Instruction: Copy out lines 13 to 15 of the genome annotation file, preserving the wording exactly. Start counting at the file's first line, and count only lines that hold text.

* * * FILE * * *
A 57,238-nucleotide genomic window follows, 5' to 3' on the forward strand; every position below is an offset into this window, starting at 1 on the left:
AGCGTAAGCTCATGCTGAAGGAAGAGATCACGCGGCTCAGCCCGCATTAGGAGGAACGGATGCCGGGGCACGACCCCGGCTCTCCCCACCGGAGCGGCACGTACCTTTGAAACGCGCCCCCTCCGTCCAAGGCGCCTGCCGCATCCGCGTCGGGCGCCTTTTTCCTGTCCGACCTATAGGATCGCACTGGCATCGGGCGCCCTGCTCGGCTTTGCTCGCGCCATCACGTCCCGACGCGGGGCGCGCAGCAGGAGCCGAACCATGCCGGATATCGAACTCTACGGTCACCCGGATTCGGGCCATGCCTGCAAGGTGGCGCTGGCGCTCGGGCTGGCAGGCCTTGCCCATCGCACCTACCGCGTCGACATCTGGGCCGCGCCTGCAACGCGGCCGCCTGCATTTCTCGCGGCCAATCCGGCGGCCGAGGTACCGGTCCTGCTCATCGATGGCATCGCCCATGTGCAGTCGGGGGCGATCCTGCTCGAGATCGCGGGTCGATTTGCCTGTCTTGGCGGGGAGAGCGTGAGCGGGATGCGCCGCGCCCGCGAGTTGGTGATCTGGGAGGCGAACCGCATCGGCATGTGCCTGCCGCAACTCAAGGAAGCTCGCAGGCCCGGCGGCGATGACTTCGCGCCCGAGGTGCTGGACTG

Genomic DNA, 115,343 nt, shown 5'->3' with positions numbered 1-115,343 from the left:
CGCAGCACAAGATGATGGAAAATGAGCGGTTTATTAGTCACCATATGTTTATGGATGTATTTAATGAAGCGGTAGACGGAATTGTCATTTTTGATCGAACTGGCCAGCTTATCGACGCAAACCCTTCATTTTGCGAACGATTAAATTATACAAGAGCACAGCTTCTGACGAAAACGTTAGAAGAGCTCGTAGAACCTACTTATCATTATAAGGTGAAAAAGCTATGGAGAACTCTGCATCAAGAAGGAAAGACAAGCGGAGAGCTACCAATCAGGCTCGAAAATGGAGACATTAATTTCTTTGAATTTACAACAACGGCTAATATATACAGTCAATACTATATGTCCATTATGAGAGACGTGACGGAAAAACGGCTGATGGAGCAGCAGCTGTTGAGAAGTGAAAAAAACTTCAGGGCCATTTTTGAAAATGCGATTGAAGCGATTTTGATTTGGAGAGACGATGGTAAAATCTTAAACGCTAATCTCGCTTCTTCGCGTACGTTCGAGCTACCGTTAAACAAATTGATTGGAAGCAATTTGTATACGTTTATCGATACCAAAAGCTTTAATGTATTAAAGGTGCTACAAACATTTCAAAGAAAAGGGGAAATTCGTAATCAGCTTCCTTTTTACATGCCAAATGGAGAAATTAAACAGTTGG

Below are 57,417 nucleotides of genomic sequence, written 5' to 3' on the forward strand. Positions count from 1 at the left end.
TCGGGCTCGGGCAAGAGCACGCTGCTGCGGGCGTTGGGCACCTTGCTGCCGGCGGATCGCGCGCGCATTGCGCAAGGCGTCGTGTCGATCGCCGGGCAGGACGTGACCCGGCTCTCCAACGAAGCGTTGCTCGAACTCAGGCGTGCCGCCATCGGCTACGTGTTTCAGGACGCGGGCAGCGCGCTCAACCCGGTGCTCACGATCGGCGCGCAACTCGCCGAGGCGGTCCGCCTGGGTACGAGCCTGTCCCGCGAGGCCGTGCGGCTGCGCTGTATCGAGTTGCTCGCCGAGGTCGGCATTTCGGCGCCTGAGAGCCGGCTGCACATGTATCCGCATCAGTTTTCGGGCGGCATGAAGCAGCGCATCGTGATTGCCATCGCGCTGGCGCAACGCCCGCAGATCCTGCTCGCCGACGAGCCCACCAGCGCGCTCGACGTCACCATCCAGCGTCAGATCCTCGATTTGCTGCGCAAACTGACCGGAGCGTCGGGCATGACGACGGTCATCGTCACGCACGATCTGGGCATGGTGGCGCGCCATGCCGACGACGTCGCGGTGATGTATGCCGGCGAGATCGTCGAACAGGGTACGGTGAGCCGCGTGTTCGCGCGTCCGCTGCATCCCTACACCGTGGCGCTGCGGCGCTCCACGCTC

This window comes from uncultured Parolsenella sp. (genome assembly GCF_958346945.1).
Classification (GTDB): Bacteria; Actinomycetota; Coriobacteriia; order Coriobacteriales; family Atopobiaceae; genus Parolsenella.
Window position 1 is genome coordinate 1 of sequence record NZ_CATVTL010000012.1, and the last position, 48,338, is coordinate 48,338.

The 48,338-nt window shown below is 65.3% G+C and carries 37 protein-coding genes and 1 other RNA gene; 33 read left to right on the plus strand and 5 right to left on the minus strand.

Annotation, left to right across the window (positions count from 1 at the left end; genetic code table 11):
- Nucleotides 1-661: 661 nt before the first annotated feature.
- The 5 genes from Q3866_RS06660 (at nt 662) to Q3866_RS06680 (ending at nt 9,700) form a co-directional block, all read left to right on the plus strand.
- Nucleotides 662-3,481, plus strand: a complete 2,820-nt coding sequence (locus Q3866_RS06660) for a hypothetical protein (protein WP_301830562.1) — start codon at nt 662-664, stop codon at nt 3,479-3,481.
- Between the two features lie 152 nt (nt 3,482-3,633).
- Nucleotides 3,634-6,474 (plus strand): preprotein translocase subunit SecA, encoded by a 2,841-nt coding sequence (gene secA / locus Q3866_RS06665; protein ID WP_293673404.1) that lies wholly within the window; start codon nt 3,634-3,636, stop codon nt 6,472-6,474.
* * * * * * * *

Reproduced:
- The 5 genes from Q3866_RS06660 (at nt 662) to Q3866_RS06680 (ending at nt 9,700) form a co-directional block, all read left to right on the plus strand.
- Nucleotides 662-3,481, plus strand: a complete 2,820-nt coding sequence (locus Q3866_RS06660) for a hypothetical protein (protein WP_301830562.1) — start codon at nt 662-664, stop codon at nt 3,479-3,481.
- Between the two features lie 152 nt (nt 3,482-3,633).